A U.S. senator was allegedly assaulted four days ago, and the more we learn about it, the stranger it becomes.


Since Sen. Rand Paul, R-Ky., was attacked on Friday, we’ve found out that the accused party is his next-door neighbor in a gated community in Bowling Green, Kentucky. The neighbor, Rene Boucher, has confirmed that he tackled Paul. We’ve also learned that Paul sustained more severe injuries than previously known - including five broken ribs, three of which were displaced fractures, meaning they are partially or fully cracked - and that they will require months of recovery. Police had initially said that Paul sustained minor injuries, and as The Washington Post’s Ed O’Keefe writes, the severity of those injuries could lead to felony charges against Boucher, rather than the current misdemeanor charge.


The motive is still unclear, though - and pregnantly so, given the accused has basically admitted to the attack.


After some right-wing outlets noted that the neighbor appears to have socialist tendencies, some suggested the attack might be politically motivated. In the aftermath of the mass shooting at a congressional GOP baseball practice earlier this year - before which the shooter asked if the members on the field were Republicans - that narrative clearly had some draw.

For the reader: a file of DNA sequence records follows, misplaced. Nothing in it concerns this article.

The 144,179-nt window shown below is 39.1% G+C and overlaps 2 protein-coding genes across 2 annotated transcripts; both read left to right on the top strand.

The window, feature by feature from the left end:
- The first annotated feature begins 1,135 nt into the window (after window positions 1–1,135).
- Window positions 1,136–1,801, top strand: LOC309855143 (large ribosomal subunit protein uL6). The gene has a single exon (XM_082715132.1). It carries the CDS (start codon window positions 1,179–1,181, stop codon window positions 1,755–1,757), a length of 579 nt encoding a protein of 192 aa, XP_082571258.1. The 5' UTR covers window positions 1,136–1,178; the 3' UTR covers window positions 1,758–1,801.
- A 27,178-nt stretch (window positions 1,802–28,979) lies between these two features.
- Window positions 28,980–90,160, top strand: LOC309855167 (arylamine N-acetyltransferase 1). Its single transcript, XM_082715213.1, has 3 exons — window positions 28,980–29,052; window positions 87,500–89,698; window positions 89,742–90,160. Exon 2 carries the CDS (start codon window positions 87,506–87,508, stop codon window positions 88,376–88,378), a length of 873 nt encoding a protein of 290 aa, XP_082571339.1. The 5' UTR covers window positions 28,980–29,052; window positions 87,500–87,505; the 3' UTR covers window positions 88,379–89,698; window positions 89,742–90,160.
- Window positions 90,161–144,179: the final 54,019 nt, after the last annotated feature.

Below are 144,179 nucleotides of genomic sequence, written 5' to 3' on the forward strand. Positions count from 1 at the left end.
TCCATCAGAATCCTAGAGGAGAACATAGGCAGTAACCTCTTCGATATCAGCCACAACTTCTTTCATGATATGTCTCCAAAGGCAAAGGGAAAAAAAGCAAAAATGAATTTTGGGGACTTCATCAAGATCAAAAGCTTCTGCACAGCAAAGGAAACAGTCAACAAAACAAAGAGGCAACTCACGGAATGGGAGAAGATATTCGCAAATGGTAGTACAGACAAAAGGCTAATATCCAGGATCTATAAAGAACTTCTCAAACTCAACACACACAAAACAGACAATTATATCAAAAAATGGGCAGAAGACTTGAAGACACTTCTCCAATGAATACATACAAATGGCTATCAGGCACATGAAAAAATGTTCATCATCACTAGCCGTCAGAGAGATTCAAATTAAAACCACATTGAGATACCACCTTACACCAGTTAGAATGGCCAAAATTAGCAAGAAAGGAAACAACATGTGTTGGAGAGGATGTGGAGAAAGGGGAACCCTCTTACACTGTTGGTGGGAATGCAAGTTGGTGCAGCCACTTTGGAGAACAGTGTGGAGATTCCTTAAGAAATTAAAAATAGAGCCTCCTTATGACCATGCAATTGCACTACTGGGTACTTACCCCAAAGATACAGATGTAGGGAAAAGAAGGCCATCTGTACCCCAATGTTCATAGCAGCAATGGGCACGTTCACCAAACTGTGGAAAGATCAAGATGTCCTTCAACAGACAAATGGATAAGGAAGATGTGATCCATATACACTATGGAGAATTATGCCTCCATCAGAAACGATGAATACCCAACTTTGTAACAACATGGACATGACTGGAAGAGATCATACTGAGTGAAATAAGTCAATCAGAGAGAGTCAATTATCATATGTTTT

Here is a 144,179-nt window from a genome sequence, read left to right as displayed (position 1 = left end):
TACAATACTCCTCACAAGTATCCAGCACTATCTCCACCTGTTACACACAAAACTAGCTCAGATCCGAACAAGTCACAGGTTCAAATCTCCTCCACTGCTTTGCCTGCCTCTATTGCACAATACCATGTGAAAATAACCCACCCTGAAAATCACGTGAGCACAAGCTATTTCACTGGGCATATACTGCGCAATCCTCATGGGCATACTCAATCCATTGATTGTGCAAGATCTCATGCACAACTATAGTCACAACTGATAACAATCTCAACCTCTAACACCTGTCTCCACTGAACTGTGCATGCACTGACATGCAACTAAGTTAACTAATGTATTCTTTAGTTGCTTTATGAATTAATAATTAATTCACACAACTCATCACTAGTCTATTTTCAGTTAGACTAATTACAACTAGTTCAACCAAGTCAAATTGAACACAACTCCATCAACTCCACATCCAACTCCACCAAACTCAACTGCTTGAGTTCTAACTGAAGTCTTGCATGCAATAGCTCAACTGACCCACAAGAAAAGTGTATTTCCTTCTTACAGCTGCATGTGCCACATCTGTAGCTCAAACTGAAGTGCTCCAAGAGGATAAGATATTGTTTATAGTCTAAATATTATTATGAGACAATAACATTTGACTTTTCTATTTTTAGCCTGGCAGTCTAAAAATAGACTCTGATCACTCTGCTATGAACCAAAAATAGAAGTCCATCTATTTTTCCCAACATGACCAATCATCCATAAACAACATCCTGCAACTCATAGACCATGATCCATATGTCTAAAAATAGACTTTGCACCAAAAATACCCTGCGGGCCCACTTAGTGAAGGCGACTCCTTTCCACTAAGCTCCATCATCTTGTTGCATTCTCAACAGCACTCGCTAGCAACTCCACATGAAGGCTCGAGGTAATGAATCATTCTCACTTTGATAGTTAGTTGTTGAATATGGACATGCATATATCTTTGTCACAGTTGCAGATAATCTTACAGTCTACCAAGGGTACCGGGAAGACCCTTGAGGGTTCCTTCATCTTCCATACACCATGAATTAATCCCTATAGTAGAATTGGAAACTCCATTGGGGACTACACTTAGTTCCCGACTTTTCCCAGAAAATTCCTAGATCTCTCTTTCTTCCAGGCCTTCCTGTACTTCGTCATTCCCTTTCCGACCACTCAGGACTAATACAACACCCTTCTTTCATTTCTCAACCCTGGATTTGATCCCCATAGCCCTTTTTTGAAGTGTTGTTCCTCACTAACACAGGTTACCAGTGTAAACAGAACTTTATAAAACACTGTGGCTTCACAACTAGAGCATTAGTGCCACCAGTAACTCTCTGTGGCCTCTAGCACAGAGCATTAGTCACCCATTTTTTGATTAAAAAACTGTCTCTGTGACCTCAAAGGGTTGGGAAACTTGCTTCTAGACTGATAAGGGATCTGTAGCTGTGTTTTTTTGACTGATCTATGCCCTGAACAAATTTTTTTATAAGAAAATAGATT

But, apparently in response to those theories, Boucher’s lawyer, Matthew J. Baker, issued a statement Monday assuring that this had “absolutely nothing to do with either’s politics or political agendas.”


Then he added that it was “a very regrettable dispute between two neighbors over a matter that most people would regard as trivial.”


And then he added that Boucher hoped the two men could “get back to being neighbors as quickly as possible.”


OK …


So it’s a “trivial” matter, but apparently he can’t say what was so “trivial.” Is it because the reason is embarrassing, because it might somehow be more incriminating, or what? It’s also somewhat more difficult to believe such serious injuries would result from such a “trivial” dispute. And the line about them resuming as neighbors “as quickly as possible” is a bit odd. I’m guessing Paul doesn’t exactly feel the same way right now.


(The New York Times cites three Kentucky Republicans who say the attack was the result of a landscaping dispute, though the details are still sketchy. “Competing explanations of the origins of the drama cited stray yard clippings, newly planted saplings and unraked leaves,” the Times reports. But a friend who visited Paul on Saturday, Robert Porter, said Paul “is still unsure why he was attacked.”)


Paul’s office isn’t clarifying exactly what happened either, for what it’s worth, but a statement from Paul’s chief of staff doesn’t exactly downplay it. “It is a pending, serious criminal matter involving state and federal authorities,” Doug Stafford said. “We won’t have any further comments at this time.”


The wording there - “involving state and federal authorities” - is also somewhat intriguing. Why are the federal authorities going to be involved? We only know so far of the arrest warrant in Kentucky. Is it just because Paul is a U.S. senator and they are inherently involved? Federal law, for what it’s worth, makes attacking federal officials like members of Congress punishable by up to 10 years in prison if “personal injury results.”


There are a lot more questions than answers right now. And the whole thing seems to be getting more opaque rather than less.


Aaron Blake is a Washington Post columnist.